How the GOP Lost the ‘War on Women’ Again
After every national election, the parties represented by an elephant and a donkey desperately seek a third mascot: a scapegoat. This year, both parties have selected a most appropriate sacrifice: the unborn. The Republican Party’s elected officials, consultant class, and older members now insist their unbroken record of success has been interrupted only by religious fanatics’ stubborn refusal to set aside their belief that dismemberment is wrong.
The Big Business-uber-alles wing of the GOP has made Lindsey Graham’s bill, which would protect most (but not all) unborn children at 15 weeks, the unique object of its hatred. Self-proclaimed “pro-choice governor” and possible 2024 presidential hopeful Chris Sununu (R) of New Hampshire said, “I think Lindsey Graham, talking about abortion, nationalizing an abortion ban weeks before the election, did no one any help.” Fox News host Steve Hilton dedicated his post-election monologue to the subject on “The Next Revolution”:
One party can’t control what the other party does in its campaigns, but you don’t have to make their job easier — and that’s exactly what Republicans did ... Democrats repeated over and over again that Republicans would “introduce a nationwide ban on abortion.” What gave them the opportunity to say that? Lindsey Graham’s federal abortion bill, which came out of nowhere at the request of absolutely no one. I know he meant it to help, but honestly, I think it’s the single most stupid and self-harming political initiative I’ve ever seen.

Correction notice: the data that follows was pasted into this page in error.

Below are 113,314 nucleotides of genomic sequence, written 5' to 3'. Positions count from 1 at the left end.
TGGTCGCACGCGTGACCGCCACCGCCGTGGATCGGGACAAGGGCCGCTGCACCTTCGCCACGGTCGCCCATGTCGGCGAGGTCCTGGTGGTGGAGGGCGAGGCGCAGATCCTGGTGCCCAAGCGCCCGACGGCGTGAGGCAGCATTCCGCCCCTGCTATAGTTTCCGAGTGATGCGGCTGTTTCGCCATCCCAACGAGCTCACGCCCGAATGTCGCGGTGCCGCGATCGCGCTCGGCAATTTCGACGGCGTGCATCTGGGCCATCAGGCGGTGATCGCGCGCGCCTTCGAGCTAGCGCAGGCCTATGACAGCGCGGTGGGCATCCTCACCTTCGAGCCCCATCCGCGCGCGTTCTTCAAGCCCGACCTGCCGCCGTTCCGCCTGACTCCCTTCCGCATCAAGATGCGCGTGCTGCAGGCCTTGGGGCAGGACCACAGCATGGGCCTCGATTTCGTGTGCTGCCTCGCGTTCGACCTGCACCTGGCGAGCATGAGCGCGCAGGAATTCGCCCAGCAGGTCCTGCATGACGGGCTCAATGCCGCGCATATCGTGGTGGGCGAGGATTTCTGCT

Hilton’s hot-headed analysis inspires three thoughts. First, Hilton’s monologue displays the increasing left-wing drift of Fox News — and the need for socially conservative alternatives, including The Washington Stand.
Second, it’s fake news. The flood of Democratic allegations about a “national abortion ban” began long before Graham introduced his bill. Credit where it’s due: The avalanche began shortly after the still-unsolved, May 2 leak of the Dobbs decision, when Senate Minority Leader Mitch McConnell (R-Ky.) answered a theoretical question by saying a national abortion ban could be “possible.” In other words, it began much as the “war on women” commenced when another establishment Republican, Senator Mitt Romney (R-Utah), indulged the RINO fallacy that being nice to the legacy media will make them liked. He, too, answered a theoretical question about banning contraception.
With McConnell, as with Mitt, Democrats pounced. Democratic operative Jon Cooper was one of the first out of the gate, telling his 1.1 million followers, “Mitch McConnell now says a NATIONAL abortion ban would be possible if Roe v. Wade is overturned and Republicans take over Congress. Remember that when you vote in November.” Senator Patty Murray (D-Wash.) followed by tweeting, “Mitch McConnell just said the quiet part out loud: Senate Republicans will move to pass a nationwide abortion ban if they get control of the Senate this November.” A Google search of the term “national abortion ban” prior to Graham’s bill turned up 14 pages of results.
Third, the Republicans responded to the fallout exactly as Hilton counseled: by focusing exclusively on high gas prices and inflation — both of which, while high, were falling. Seeing the traction Democrats were gaining on social issues, Senator Lindsey Graham (R-S.C.) introduced the “Protecting Pain-Capable Unborn Children from Late-Term Abortions” act on September 13. It is a “national abortion ban” that protects no one until the 15th week (or second trimester), allows exceptions for rape or incest, and would have no impact on more than nine out of 10 abortions.
Chris Sununu claimed this bill made voters want to “push back on extremism,” and in a sense, he’s right — but the Democrats embodied the extremism. A total of 72% of all Americans — including 60% of Democrats, 70% of registered independents, and 75% of women — believe abortion should not be allowed after 15 weeks, according to a Harvard/Harris poll supervised by former Clinton strategist Mark Penn.